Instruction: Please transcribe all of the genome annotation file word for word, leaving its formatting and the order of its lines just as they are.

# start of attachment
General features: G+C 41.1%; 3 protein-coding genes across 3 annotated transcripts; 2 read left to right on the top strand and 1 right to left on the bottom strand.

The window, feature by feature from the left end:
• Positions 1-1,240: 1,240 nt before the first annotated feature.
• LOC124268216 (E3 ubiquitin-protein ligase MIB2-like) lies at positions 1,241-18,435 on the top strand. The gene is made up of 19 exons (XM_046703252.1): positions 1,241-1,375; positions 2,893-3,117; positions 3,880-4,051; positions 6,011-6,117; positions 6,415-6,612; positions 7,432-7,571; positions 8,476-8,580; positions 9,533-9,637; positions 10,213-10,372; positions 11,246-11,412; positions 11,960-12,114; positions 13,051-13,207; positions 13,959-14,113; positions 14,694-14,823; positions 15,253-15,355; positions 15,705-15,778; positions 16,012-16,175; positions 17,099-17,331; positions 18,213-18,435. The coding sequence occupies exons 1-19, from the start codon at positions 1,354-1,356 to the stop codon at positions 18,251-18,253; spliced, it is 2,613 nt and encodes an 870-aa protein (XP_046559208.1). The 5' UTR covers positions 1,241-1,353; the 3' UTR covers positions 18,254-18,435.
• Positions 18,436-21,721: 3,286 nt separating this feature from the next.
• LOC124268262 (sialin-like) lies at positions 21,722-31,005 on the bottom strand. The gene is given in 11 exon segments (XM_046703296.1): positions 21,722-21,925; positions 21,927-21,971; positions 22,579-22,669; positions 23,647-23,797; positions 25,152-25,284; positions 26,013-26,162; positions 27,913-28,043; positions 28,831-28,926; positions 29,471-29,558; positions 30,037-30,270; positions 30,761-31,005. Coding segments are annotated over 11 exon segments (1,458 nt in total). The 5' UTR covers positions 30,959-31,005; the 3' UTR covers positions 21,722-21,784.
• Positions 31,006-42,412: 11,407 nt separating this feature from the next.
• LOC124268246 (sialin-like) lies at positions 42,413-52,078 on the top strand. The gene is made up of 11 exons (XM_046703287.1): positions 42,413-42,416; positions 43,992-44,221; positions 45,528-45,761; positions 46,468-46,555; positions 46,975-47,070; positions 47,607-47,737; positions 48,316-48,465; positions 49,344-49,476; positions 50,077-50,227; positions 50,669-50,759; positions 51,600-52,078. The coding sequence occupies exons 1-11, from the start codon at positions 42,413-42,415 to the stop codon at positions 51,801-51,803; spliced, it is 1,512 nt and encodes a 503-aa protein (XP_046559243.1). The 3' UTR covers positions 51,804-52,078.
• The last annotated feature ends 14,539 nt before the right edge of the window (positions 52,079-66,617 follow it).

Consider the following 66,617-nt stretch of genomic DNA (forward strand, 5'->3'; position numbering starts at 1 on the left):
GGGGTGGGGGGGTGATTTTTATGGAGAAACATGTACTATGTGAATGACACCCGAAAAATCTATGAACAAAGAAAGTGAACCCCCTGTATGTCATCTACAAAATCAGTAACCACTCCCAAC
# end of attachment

General features: G+C 41.1%; 3 protein-coding genes across 3 annotated transcripts; 2 read left to right on the top strand and 1 right to left on the bottom strand.

The window, feature by feature from the left end:
• Positions 1-1,240: 1,240 nt before the first annotated feature.
• LOC124268216 (E3 ubiquitin-protein ligase MIB2-like) lies at positions 1,241-18,435 on the top strand. The gene is made up of 19 exons (XM_046703252.1): positions 1,241-1,375; positions 2,893-3,117; positions 3,880-4,051; positions 6,011-6,117; positions 6,415-6,612; positions 7,432-7,571; positions 8,476-8,580; positions 9,533-9,637; positions 10,213-10,372; positions 11,246-11,412; positions 11,960-12,114; positions 13,051-13,207; positions 13,959-14,113; positions 14,694-14,823; positions 15,253-15,355; positions 15,705-15,778; positions 16,012-16,175; positions 17,099-17,331; positions 18,213-18,435. The coding sequence occupies exons 1-19, from the start codon at positions 1,354-1,356 to the stop codon at positions 18,251-18,253; spliced, it is 2,613 nt and encodes an 870-aa protein (XP_046559208.1). The 5' UTR covers positions 1,241-1,353; the 3' UTR covers positions 18,254-18,435.
• Positions 18,436-21,721: 3,286 nt separating this feature from the next.
• LOC124268262 (sialin-like) lies at positions 21,722-31,005 on the bottom strand. The gene is given in 11 exon segments (XM_046703296.1): positions 21,722-21,925; positions 21,927-21,971; positions 22,579-22,669; positions 23,647-23,797; positions 25,152-25,284; positions 26,013-26,162; positions 27,913-28,043; positions 28,831-28,926; positions 29,471-29,558; positions 30,037-30,270; positions 30,761-31,005. Coding segments are annotated over 11 exon segments (1,458 nt in total). The 5' UTR covers positions 30,959-31,005; the 3' UTR covers positions 21,722-21,784.
• Positions 31,006-42,412: 11,407 nt separating this feature from the next.
• LOC124268246 (sialin-like) lies at positions 42,413-52,078 on the top strand. The gene is made up of 11 exons (XM_046703287.1): positions 42,413-42,416; positions 43,992-44,221; positions 45,528-45,761; positions 46,468-46,555; positions 46,975-47,070; positions 47,607-47,737; positions 48,316-48,465; positions 49,344-49,476; positions 50,077-50,227; positions 50,669-50,759; positions 51,600-52,078. The coding sequence occupies exons 1-11, from the start codon at positions 42,413-42,415 to the stop codon at positions 51,801-51,803; spliced, it is 1,512 nt and encodes a 503-aa protein (XP_046559243.1). The 3' UTR covers positions 51,804-52,078.
• The last annotated feature ends 14,539 nt before the right edge of the window (positions 52,079-66,617 follow it).

Consider the following 66,617-nt stretch of genomic DNA (forward strand, 5'->3'; position numbering starts at 1 on the left):
GGGGTGGGGGGGTGATTTTTATGGAGAAACATGTACTATGTGAATGACACCCGAAAAATCTATGAACAAAGAAAGTGAACCCCCTGTATGTCATCTACAAAATCAGTAACCACTCCCAAC